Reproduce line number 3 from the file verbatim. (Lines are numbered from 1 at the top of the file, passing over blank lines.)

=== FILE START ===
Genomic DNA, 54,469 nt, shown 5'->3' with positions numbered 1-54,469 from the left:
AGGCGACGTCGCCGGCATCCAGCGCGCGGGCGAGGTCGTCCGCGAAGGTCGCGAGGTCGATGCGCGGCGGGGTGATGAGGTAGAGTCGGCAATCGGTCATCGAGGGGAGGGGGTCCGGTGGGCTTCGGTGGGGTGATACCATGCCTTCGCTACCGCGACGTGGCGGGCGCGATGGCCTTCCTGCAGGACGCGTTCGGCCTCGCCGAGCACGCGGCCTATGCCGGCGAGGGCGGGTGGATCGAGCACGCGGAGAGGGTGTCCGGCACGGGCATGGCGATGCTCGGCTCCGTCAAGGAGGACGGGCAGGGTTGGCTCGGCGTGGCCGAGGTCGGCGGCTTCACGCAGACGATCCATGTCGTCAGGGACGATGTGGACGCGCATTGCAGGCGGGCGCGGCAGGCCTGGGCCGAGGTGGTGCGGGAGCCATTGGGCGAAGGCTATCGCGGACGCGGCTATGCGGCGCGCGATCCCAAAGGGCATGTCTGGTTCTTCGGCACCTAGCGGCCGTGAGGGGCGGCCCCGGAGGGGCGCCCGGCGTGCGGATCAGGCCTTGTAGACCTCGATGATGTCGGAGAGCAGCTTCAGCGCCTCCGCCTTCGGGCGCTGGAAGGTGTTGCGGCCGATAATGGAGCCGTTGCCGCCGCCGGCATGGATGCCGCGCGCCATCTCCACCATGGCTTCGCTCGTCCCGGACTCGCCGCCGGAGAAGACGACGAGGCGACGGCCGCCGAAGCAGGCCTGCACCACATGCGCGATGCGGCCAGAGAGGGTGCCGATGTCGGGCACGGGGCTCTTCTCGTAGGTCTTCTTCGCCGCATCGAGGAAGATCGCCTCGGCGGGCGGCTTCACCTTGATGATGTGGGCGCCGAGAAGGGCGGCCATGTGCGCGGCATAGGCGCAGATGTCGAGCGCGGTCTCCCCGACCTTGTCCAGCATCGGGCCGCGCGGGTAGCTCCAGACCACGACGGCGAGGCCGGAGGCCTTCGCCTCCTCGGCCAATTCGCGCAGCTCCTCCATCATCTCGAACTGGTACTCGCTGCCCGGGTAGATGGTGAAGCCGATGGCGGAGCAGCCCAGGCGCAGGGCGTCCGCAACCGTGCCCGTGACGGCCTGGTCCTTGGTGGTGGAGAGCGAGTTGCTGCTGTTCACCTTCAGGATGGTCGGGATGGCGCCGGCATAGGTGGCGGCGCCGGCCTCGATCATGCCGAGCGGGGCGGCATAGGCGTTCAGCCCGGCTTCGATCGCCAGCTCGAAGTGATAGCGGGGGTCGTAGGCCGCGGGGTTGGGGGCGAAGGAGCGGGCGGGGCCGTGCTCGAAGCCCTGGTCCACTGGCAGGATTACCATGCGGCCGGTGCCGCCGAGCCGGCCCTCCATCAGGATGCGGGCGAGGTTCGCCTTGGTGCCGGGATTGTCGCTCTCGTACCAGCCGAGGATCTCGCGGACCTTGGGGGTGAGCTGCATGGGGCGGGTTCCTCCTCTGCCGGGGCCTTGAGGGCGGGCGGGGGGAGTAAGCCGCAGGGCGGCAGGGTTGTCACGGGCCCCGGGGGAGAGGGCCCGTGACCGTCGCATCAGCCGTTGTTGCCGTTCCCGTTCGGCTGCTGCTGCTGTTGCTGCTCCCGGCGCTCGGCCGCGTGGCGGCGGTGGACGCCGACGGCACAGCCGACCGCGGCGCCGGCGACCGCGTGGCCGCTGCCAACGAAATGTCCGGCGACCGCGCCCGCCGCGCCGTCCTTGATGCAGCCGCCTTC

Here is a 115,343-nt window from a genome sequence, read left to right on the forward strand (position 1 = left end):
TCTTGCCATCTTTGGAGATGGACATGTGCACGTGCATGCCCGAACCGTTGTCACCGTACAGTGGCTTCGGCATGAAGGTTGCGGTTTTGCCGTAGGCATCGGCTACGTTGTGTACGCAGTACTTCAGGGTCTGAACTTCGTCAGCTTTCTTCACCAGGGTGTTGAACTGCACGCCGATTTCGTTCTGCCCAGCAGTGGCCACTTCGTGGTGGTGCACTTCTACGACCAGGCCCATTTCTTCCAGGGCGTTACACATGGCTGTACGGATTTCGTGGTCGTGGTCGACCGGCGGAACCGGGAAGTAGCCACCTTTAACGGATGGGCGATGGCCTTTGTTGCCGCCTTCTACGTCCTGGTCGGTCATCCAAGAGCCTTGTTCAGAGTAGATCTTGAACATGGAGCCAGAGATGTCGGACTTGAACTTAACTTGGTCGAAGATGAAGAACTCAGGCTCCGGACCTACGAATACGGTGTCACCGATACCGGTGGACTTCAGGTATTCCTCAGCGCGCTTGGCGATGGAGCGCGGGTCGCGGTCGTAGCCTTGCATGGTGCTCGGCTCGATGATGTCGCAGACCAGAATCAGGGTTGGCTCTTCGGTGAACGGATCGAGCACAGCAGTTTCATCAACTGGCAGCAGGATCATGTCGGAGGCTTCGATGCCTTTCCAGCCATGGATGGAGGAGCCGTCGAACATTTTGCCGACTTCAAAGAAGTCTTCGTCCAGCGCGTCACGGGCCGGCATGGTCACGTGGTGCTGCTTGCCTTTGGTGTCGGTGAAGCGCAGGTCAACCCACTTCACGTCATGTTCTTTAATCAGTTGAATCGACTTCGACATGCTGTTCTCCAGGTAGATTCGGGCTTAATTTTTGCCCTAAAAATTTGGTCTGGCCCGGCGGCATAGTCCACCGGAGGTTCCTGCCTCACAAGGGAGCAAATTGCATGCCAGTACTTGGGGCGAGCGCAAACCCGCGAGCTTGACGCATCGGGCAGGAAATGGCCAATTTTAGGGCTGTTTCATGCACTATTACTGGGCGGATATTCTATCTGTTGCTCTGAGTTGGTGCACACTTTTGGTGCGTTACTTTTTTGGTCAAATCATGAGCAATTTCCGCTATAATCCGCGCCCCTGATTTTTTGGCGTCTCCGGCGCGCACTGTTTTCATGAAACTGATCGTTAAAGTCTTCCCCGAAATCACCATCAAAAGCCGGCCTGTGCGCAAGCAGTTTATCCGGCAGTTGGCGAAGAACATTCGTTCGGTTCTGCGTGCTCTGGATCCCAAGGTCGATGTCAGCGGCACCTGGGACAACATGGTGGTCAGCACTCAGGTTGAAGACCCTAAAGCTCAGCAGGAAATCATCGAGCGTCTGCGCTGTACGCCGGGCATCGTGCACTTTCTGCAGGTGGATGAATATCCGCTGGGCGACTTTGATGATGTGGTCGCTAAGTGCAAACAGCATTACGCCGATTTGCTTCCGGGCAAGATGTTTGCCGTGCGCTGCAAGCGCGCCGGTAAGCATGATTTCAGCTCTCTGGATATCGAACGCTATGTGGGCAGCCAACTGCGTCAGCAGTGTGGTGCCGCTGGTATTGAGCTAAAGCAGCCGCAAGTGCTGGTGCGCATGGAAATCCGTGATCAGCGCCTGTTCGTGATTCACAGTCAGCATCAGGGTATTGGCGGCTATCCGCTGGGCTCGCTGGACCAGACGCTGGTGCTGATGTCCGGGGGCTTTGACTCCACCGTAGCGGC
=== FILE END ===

Here is a 115,343-nt window from a genome sequence, read left to right on the forward strand (position 1 = left end):